Official rules and regulations

Most memorial sites have their own rules and regulations, which should also be followed. It is the responsibility of the teacher to be aware of these and inform the class before the visit. See below an exercise that can be used to help students think about what kind of rules might be in place and, more importantly, why these rules exist. Such rules could concern, for example:
  • Wearing appropriate clothing – for the weather, but also for the culture or religion
  • Taking photos
  • Using mobile phones
  • The size of luggage allowed
  • Eating or drinking
  • Listening to music
  • Riding a bicycle
An example of site regulations, taken at the Memorial to the Murdered Jews of Europe in Berlin, Germany. Photo: Vasyatka1, CC CA-BY 4.0, Wikimedia Commons, File:Memorial_to_the_Murdered_Jews_of_Europe_—_Regulations_for_Visitors.jpg
An example of site regulations at Auschwitz-Birkenau. Białecka, A., Oleksy, K., Regard, F. & Trojański, P. (eds.) (2010). European pack for visiting Auschwitz-Birkenau Memorial and Museum: Guidelines for teachers and educators. Strasbourg: Council of Europe,, accessed 13 February 2023.

Things to remember: a final checklist

For the organiser of a visit, there are also a number of formalities that must be considered when planning, for example:
  • Is the site inside or outside?
  • Is the site public or private?
  • Do you have to make an appointment to visit?
  • Is the site free or do tickets need to be bought?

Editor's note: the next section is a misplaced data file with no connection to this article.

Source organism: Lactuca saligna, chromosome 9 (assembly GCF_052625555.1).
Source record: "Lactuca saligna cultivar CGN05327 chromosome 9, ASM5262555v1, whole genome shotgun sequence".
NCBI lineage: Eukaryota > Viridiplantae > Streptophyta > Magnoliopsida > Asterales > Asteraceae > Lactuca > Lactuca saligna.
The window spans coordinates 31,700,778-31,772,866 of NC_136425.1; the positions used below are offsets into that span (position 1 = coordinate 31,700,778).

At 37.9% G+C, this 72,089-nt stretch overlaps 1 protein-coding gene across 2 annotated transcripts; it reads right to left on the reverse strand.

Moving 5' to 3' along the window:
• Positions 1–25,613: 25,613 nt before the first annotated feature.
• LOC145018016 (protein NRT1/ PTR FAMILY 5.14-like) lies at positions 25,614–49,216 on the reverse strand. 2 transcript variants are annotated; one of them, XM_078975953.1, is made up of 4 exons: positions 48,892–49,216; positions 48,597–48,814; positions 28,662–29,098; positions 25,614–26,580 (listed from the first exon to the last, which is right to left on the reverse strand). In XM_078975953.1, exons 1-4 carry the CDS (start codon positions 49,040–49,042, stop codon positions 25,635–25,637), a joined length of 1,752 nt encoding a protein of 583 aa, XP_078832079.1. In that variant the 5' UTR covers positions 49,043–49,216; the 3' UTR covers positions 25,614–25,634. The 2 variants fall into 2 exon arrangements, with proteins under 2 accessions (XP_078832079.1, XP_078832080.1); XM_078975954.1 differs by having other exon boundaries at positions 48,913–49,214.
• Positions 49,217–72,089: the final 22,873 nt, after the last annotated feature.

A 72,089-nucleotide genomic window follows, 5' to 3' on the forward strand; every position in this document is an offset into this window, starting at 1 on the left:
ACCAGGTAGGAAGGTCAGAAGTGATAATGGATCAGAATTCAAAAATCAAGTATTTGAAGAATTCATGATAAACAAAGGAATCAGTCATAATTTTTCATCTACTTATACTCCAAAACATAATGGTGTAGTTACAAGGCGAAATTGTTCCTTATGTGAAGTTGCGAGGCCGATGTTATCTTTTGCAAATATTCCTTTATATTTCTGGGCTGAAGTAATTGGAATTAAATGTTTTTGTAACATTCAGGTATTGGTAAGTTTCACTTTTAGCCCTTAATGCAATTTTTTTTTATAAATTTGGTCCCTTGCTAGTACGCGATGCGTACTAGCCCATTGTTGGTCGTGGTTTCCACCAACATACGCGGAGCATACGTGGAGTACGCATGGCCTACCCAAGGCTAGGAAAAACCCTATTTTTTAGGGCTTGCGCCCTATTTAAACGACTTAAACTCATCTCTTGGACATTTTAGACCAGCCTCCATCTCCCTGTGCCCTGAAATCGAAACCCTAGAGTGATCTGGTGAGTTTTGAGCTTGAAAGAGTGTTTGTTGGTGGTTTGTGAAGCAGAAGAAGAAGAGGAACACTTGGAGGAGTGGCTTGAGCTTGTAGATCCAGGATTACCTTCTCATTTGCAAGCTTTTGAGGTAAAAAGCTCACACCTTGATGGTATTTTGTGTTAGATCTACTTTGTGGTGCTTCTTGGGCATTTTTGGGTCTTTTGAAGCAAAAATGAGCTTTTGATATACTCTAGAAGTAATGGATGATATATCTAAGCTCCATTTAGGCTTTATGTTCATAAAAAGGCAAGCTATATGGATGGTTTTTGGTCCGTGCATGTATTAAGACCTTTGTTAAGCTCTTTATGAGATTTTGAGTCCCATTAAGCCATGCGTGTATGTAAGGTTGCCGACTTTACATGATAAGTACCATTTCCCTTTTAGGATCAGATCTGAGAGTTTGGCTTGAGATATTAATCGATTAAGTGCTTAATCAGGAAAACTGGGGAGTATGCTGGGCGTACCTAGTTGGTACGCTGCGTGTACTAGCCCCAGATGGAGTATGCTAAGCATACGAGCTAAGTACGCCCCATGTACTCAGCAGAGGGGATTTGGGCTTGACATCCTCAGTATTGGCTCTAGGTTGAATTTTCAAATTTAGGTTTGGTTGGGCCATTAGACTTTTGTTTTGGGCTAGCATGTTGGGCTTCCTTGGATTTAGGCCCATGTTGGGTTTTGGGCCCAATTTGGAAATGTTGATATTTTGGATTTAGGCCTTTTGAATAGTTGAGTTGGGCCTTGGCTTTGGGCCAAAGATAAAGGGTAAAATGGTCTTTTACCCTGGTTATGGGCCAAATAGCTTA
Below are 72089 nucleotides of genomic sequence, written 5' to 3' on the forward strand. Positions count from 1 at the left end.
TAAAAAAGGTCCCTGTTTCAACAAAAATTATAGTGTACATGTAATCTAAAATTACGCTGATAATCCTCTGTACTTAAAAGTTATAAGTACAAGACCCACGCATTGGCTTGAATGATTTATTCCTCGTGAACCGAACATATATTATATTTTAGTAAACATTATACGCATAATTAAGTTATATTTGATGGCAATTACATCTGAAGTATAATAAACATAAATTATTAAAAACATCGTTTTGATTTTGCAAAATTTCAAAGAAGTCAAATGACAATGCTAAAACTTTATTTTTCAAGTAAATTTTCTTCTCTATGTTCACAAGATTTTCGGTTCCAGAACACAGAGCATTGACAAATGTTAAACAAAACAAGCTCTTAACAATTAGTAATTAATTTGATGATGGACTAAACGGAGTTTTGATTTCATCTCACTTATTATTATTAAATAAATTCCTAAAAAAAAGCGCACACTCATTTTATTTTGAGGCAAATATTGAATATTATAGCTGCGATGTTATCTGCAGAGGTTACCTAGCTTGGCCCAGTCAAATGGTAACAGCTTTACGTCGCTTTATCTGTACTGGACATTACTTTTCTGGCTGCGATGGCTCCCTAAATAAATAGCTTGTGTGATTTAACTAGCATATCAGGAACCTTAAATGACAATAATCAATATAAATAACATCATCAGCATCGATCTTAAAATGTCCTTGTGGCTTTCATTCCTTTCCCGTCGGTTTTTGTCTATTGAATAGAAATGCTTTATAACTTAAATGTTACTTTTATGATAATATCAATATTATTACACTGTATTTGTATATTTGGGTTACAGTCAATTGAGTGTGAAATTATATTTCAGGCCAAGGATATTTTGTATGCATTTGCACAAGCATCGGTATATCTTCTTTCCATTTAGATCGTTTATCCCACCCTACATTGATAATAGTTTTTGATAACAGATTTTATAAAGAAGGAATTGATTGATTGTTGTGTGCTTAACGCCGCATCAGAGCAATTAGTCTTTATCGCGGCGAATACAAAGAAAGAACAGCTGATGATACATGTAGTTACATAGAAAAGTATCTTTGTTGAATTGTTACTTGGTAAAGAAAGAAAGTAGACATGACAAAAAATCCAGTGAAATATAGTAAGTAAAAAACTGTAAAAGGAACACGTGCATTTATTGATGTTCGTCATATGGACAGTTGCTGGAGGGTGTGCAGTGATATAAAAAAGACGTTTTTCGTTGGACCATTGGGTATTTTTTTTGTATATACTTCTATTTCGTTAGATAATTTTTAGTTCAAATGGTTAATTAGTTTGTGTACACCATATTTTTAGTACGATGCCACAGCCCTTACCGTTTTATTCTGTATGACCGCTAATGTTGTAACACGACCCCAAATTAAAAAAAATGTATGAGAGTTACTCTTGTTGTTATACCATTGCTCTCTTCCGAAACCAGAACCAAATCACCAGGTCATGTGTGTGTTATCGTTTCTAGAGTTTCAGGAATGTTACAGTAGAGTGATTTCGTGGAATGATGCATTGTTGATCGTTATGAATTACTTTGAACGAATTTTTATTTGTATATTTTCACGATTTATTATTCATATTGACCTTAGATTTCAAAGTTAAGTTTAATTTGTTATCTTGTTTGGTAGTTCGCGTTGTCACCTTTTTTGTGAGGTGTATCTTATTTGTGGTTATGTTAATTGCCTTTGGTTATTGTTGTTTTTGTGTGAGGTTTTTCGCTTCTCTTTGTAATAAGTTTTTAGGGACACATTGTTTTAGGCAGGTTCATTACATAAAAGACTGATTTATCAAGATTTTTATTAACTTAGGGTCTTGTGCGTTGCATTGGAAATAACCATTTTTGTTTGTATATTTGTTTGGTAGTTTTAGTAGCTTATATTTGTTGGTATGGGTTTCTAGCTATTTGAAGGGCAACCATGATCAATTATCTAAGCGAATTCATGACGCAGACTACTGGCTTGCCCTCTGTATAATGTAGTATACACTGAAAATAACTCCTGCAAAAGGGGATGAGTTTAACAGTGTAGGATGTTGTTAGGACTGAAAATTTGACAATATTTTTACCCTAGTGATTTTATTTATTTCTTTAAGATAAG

• How long will the visit take, including travel time?
  • Is it mandatory to have a guide?
  • From what age is it appropriate to visit the site?
  • Is the site accessible to disabled people?
  • Are there any documents that need to be brought?
Think about these requirements before planning a visit to make sure everything goes smoothly. Of course, a visit to a memorial site can be an overwhelming experience and cause unpredictable reactions amongst students. Throughout all of the preparatory stages, the organiser should remain calm and give students a sense of comfort. Planning everything well can ensure a stress-free experience for all involved.

Understanding rules: a short exercise

The following short exercise (15-20 minutes) can be used in preparation for a visit to a place where rules and regulations are in place. It is designed for students to understand why such rules exist.
  1. In pairs, students should come up with 5 rules that they might expect to be in place at the memorial site they will visit.
  2. Then, each pair teams up with another pair (using the snowball method), compares answers and compiles a list of 5 rules that they all agree upon.
  3. After each group has 5 rules, they should then look at each rule in turn and add “because…” after it, e.g. “Don’t interrupt the guide, because…”. Thinking about why a rule is in place will help them to understand the necessity of following it.
  4. Finally, each group chooses a representative who reads the group’s set of rules to the class.
In this exercise, the word ‘respect’ is likely to appear a lot. If there is time, a short discussion about the meaning of respect could be held, i.e. who is being respected and why.